Top 10 Baby Sleep Myths & The Real Deal
Families with little ones experiencing sleep challenges have likely heard all of these statements. As a child sleep coach, I hear them every single day from parents and in Facebook groups! Although family and friends have good intentions, sharing these sleep myths are actually really counterproductive. Below I’ll provide insight into the real deal so you can get to the bottom of your child’s sleep challenges.
Baby Sleep Myth #1: Your baby must be hungry that’s why they are up eating all night long
This one is followed by “put oatmeal or rice cereal in the bottle to help your baby sleep longer.” This advice can be downright dangerous and goes against the AAP’s recommendations around feeding.
Newborns have very small stomachs and therefore need frequent feeding around the clock. But after about 4 months of age, babies can go longer periods between feedings at night and are able to sleep for longer periods. Sleep is influenced more by brain maturity and less by having a full tummy.
Some babies will continue to need a night feed or two. Althought if your baby is up every 2 hours all night long, it isn’t because they are hungry. A more likely explanation is that they haven’t yet developed self-soothing skills.
The real deal: Check in with your pediatrician for guidance on how many feedings your child actually needs at night. Then focus on giving your child the opportunity to develop self-soothing skills for night waking outside of those required feedings.
Baby Sleep Myth #2: Your baby must be teething
This one is SO POPULAR!
Teething affects some babies more than others, but if your child has unhealthy sleep habits, you can’t blame teething. What more likely is that your baby hasn’t yet learned to self-settle or they are overtired, hence why they are up all night.
Studies show that parents think teething affects their children more than it actually does and it becomes a catch all for sleep problems.
A little-known truth is that well rested children are less affected by teething than their overtired counterparts!
The real deal: If your child is having a difficult time with teething during the day, they’ll likely be uncomfortable at night. Use whatever method you and your pediatrician have agreed on to treat teething symptoms. For all other sleep challenges, come up with a plan to help your child to develop healthy sleep habits and to learn to self soothe.
Baby Sleep Myth # 3: Keep your baby up later at bedtime and they’ll wake later
This one seems logical, right? Keep in mind that baby sleep isn’t logical; it’s biological.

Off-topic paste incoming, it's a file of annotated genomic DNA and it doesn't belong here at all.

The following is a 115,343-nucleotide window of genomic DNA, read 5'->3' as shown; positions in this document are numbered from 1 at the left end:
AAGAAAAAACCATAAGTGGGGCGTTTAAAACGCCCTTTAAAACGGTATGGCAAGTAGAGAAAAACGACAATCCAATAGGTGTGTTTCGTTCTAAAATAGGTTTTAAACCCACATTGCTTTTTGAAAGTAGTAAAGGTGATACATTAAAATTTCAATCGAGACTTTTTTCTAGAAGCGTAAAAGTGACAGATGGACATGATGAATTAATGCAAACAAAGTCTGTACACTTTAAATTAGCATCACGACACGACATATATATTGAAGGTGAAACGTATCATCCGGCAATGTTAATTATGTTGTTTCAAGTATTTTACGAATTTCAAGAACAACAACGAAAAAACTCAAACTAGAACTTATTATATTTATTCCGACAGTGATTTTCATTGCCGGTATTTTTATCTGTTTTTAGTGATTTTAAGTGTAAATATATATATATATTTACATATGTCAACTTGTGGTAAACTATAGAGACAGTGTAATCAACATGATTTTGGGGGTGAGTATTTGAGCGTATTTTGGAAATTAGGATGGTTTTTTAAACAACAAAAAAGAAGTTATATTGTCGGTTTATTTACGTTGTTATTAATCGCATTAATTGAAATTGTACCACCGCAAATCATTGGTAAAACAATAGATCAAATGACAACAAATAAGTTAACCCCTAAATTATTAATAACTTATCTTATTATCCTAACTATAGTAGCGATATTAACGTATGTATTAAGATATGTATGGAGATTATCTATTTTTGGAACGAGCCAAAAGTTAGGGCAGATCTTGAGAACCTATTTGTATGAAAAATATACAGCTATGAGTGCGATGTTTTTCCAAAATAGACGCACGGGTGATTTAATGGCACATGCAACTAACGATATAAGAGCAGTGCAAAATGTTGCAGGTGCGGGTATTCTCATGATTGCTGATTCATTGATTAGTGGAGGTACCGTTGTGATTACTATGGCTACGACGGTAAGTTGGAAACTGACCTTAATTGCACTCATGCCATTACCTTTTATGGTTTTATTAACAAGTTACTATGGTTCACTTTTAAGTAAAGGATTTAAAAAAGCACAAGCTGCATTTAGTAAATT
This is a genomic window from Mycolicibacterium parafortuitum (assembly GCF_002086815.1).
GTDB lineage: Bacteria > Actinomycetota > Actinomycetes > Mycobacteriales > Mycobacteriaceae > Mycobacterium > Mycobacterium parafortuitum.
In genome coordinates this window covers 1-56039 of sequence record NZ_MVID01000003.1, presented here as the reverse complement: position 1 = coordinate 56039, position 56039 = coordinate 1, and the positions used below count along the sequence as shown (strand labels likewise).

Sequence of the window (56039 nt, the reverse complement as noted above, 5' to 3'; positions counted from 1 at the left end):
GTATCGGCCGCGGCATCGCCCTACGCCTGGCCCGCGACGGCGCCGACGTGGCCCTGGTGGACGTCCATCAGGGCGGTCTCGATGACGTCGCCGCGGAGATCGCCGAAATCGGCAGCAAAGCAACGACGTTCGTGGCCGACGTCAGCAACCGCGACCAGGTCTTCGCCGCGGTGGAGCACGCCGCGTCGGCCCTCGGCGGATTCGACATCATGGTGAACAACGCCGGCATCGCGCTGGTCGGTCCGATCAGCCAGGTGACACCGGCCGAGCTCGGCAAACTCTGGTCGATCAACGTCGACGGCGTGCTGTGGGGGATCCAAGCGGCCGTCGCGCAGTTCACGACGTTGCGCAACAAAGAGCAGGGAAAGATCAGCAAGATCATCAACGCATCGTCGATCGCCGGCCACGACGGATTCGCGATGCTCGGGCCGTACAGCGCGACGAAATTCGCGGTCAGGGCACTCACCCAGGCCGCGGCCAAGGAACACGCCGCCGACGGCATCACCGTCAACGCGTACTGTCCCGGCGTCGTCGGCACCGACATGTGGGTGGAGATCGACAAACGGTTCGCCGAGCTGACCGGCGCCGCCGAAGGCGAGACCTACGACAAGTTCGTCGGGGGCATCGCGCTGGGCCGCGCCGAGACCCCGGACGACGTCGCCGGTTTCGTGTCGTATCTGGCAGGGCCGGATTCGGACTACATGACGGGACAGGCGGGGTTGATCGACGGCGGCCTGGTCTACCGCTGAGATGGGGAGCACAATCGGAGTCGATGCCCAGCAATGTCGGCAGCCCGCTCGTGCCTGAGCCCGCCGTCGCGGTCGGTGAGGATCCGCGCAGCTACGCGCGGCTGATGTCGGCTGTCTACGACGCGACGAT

If you’ve tried this one, you’ve probably witnessed that a later bedtime usually results in an earlier wake time.
If babies go down overtired, it can result in a what I call the overtired downward spiral. This includes difficulty settling at bedtime, night wakings and an early wake time. All of this results in cranky, overtired children, which are no fun!
The real deal: Get your baby to bed before they are overtired with an age appropriate bedtime
Baby Sleep Myth #4: Stop giving your child naps so they’ll sleep better at night
Remember the overtired downward spiral from above? Reconsider skipping naps and limiting day sleep to less than the daily recommended minimum, because it will result in your baby being overtired. This results in the opposite effect and will cause even more frequent night wakings.
The real deal: Ensure your child is getting their recommended daily daytime sleep needs met, which will help them to sleep more peacefully at night.
Baby Sleep Myth #5: You should never wake a sleeping baby
This one is a toughie, right, especially if you are exhausted and would love to sleep in!?
This is going to sting… If you want your baby to get their daytime sleep, you will need to wake your child to keep them on an age appropriate schedule.
If we let them sleep too late in the morning or for any one nap, it can throw the whole day’s schedule off and make sleep less restorative. Less restorative sleep means babies can become overtired and it can again cause the overtired downward spiral.
For babies 8 months and under, ensure that their last nap of the day ends by 5:00 pm. For babies 8 months plus, ensure that they are awake by 3:00 – 3:30 pm. If we let the last nap go too long, it can push bedtime too late.
The real deal: After about 4-5 months of age, wake your baby by 7:00 am to start their day off right. Wake within a reasonable time for their last nap to preserve bedtime.